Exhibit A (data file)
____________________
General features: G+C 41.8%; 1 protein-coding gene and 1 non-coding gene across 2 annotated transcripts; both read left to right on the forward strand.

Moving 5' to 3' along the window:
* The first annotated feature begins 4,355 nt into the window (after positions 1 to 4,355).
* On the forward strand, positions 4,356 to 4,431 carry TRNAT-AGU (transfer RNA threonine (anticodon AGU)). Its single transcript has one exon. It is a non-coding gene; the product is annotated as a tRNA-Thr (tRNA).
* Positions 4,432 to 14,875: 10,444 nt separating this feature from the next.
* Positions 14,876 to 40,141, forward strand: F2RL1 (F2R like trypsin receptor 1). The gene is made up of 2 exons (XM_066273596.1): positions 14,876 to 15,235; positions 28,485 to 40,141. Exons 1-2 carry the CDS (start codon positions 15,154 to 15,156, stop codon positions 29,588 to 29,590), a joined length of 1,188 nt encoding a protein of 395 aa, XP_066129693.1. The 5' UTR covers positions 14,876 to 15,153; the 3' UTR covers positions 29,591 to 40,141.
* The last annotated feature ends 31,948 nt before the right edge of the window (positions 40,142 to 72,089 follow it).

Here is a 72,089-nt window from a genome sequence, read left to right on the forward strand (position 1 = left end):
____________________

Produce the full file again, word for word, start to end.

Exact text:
General features: G+C 41.8%; 1 protein-coding gene and 1 non-coding gene across 2 annotated transcripts; both read left to right on the forward strand.

Moving 5' to 3' along the window:
* The first annotated feature begins 4,355 nt into the window (after positions 1 to 4,355).
* On the forward strand, positions 4,356 to 4,431 carry TRNAT-AGU (transfer RNA threonine (anticodon AGU)). Its single transcript has one exon. It is a non-coding gene; the product is annotated as a tRNA-Thr (tRNA).
* Positions 4,432 to 14,875: 10,444 nt separating this feature from the next.
* Positions 14,876 to 40,141, forward strand: F2RL1 (F2R like trypsin receptor 1). The gene is made up of 2 exons (XM_066273596.1): positions 14,876 to 15,235; positions 28,485 to 40,141. Exons 1-2 carry the CDS (start codon positions 15,154 to 15,156, stop codon positions 29,588 to 29,590), a joined length of 1,188 nt encoding a protein of 395 aa, XP_066129693.1. The 5' UTR covers positions 14,876 to 15,153; the 3' UTR covers positions 29,591 to 40,141.
* The last annotated feature ends 31,948 nt before the right edge of the window (positions 40,142 to 72,089 follow it).

Here is a 72,089-nt window from a genome sequence, read left to right on the forward strand (position 1 = left end):